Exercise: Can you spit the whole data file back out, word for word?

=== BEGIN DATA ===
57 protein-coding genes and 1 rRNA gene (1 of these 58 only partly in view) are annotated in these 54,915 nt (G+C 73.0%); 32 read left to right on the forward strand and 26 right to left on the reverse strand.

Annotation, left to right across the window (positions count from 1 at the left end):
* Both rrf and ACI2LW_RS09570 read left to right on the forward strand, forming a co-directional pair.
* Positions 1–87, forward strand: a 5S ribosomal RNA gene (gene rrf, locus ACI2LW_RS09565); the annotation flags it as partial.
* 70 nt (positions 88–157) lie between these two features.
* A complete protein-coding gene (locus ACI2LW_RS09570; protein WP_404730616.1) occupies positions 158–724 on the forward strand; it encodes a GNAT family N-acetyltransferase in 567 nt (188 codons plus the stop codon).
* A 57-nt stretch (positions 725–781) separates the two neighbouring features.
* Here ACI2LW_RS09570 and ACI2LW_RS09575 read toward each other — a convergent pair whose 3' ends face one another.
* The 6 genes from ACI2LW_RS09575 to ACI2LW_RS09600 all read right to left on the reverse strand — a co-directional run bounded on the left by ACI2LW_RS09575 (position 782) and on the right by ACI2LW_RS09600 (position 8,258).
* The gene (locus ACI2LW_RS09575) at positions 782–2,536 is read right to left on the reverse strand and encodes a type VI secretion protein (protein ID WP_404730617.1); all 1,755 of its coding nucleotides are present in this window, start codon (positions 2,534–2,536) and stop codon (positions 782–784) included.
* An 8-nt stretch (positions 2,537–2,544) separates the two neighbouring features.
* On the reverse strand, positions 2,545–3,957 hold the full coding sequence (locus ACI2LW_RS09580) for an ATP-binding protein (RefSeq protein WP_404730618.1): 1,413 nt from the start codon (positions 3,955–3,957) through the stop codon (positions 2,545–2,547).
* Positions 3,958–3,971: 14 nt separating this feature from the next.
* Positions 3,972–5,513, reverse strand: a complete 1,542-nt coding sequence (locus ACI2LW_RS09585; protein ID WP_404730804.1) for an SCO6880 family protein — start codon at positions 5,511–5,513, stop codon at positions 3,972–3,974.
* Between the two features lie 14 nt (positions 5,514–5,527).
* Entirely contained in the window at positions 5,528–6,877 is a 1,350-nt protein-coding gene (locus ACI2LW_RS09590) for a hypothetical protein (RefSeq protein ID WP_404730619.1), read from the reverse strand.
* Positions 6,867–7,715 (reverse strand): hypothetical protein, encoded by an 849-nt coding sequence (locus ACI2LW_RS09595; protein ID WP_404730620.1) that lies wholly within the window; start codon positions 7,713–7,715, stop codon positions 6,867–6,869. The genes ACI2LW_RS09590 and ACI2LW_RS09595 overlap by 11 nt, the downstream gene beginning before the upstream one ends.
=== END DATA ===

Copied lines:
57 protein-coding genes and 1 rRNA gene (1 of these 58 only partly in view) are annotated in these 54,915 nt (G+C 73.0%); 32 read left to right on the forward strand and 26 right to left on the reverse strand.

Annotation, left to right across the window (positions count from 1 at the left end):
* Both rrf and ACI2LW_RS09570 read left to right on the forward strand, forming a co-directional pair.
* Positions 1–87, forward strand: a 5S ribosomal RNA gene (gene rrf, locus ACI2LW_RS09565); the annotation flags it as partial.
* 70 nt (positions 88–157) lie between these two features.
* A complete protein-coding gene (locus ACI2LW_RS09570; protein WP_404730616.1) occupies positions 158–724 on the forward strand; it encodes a GNAT family N-acetyltransferase in 567 nt (188 codons plus the stop codon).
* A 57-nt stretch (positions 725–781) separates the two neighbouring features.
* Here ACI2LW_RS09570 and ACI2LW_RS09575 read toward each other — a convergent pair whose 3' ends face one another.
* The 6 genes from ACI2LW_RS09575 to ACI2LW_RS09600 all read right to left on the reverse strand — a co-directional run bounded on the left by ACI2LW_RS09575 (position 782) and on the right by ACI2LW_RS09600 (position 8,258).
* The gene (locus ACI2LW_RS09575) at positions 782–2,536 is read right to left on the reverse strand and encodes a type VI secretion protein (protein ID WP_404730617.1); all 1,755 of its coding nucleotides are present in this window, start codon (positions 2,534–2,536) and stop codon (positions 782–784) included.
* An 8-nt stretch (positions 2,537–2,544) separates the two neighbouring features.
* On the reverse strand, positions 2,545–3,957 hold the full coding sequence (locus ACI2LW_RS09580) for an ATP-binding protein (RefSeq protein WP_404730618.1): 1,413 nt from the start codon (positions 3,955–3,957) through the stop codon (positions 2,545–2,547).
* Positions 3,958–3,971: 14 nt separating this feature from the next.
* Positions 3,972–5,513, reverse strand: a complete 1,542-nt coding sequence (locus ACI2LW_RS09585; protein ID WP_404730804.1) for an SCO6880 family protein — start codon at positions 5,511–5,513, stop codon at positions 3,972–3,974.
* Between the two features lie 14 nt (positions 5,514–5,527).
* Entirely contained in the window at positions 5,528–6,877 is a 1,350-nt protein-coding gene (locus ACI2LW_RS09590) for a hypothetical protein (RefSeq protein ID WP_404730619.1), read from the reverse strand.
* Positions 6,867–7,715 (reverse strand): hypothetical protein, encoded by an 849-nt coding sequence (locus ACI2LW_RS09595; protein ID WP_404730620.1) that lies wholly within the window; start codon positions 7,713–7,715, stop codon positions 6,867–6,869. The genes ACI2LW_RS09590 and ACI2LW_RS09595 overlap by 11 nt, the downstream gene beginning before the upstream one ends.